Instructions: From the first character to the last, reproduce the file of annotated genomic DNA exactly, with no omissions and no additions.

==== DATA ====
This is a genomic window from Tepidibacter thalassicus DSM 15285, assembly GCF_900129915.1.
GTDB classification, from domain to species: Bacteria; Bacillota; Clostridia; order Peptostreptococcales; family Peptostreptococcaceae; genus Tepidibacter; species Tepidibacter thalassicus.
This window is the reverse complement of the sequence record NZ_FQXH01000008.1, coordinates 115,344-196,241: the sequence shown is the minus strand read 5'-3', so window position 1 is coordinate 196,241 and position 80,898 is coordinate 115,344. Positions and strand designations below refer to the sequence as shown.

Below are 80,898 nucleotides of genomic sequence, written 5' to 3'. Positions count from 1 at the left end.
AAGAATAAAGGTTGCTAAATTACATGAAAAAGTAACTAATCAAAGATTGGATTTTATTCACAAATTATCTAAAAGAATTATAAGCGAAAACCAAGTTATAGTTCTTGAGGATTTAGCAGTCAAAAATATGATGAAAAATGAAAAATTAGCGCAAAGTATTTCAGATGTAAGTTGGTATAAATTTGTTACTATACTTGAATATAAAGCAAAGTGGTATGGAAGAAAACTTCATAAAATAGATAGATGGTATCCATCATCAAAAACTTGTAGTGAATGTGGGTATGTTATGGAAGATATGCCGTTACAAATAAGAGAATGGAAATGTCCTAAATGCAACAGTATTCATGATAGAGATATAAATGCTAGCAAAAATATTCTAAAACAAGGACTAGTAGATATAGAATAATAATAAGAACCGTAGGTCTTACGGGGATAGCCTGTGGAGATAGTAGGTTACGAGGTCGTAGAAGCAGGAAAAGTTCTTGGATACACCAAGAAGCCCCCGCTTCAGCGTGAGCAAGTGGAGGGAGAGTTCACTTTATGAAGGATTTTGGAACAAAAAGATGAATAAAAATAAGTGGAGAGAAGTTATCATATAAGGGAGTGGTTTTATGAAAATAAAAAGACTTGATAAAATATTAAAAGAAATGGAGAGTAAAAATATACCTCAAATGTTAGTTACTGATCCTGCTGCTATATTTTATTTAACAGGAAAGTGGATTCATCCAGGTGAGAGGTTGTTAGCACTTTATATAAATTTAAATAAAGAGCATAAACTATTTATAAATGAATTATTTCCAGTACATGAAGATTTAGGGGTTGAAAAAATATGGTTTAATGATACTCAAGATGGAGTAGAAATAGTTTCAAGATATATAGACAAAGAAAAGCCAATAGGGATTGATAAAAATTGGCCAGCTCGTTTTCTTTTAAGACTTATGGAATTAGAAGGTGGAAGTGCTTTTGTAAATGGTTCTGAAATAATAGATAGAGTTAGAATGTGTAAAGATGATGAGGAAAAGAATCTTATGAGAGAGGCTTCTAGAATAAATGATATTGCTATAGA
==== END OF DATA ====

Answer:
This is a genomic window from Tepidibacter thalassicus DSM 15285, assembly GCF_900129915.1.
GTDB classification, from domain to species: Bacteria; Bacillota; Clostridia; order Peptostreptococcales; family Peptostreptococcaceae; genus Tepidibacter; species Tepidibacter thalassicus.
This window is the reverse complement of the sequence record NZ_FQXH01000008.1, coordinates 115,344-196,241: the sequence shown is the minus strand read 5'-3', so window position 1 is coordinate 196,241 and position 80,898 is coordinate 115,344. Positions and strand designations below refer to the sequence as shown.

Below are 80,898 nucleotides of genomic sequence, written 5' to 3'. Positions count from 1 at the left end.
AAGAATAAAGGTTGCTAAATTACATGAAAAAGTAACTAATCAAAGATTGGATTTTATTCACAAATTATCTAAAAGAATTATAAGCGAAAACCAAGTTATAGTTCTTGAGGATTTAGCAGTCAAAAATATGATGAAAAATGAAAAATTAGCGCAAAGTATTTCAGATGTAAGTTGGTATAAATTTGTTACTATACTTGAATATAAAGCAAAGTGGTATGGAAGAAAACTTCATAAAATAGATAGATGGTATCCATCATCAAAAACTTGTAGTGAATGTGGGTATGTTATGGAAGATATGCCGTTACAAATAAGAGAATGGAAATGTCCTAAATGCAACAGTATTCATGATAGAGATATAAATGCTAGCAAAAATATTCTAAAACAAGGACTAGTAGATATAGAATAATAATAAGAACCGTAGGTCTTACGGGGATAGCCTGTGGAGATAGTAGGTTACGAGGTCGTAGAAGCAGGAAAAGTTCTTGGATACACCAAGAAGCCCCCGCTTCAGCGTGAGCAAGTGGAGGGAGAGTTCACTTTATGAAGGATTTTGGAACAAAAAGATGAATAAAAATAAGTGGAGAGAAGTTATCATATAAGGGAGTGGTTTTATGAAAATAAAAAGACTTGATAAAATATTAAAAGAAATGGAGAGTAAAAATATACCTCAAATGTTAGTTACTGATCCTGCTGCTATATTTTATTTAACAGGAAAGTGGATTCATCCAGGTGAGAGGTTGTTAGCACTTTATATAAATTTAAATAAAGAGCATAAACTATTTATAAATGAATTATTTCCAGTACATGAAGATTTAGGGGTTGAAAAAATATGGTTTAATGATACTCAAGATGGAGTAGAAATAGTTTCAAGATATATAGACAAAGAAAAGCCAATAGGGATTGATAAAAATTGGCCAGCTCGTTTTCTTTTAAGACTTATGGAATTAGAAGGTGGAAGTGCTTTTGTAAATGGTTCTGAAATAATAGATAGAGTTAGAATGTGTAAAGATGATGAGGAAAAGAATCTTATGAGAGAGGCTTCTAGAATAAATGATATTGCTATAGA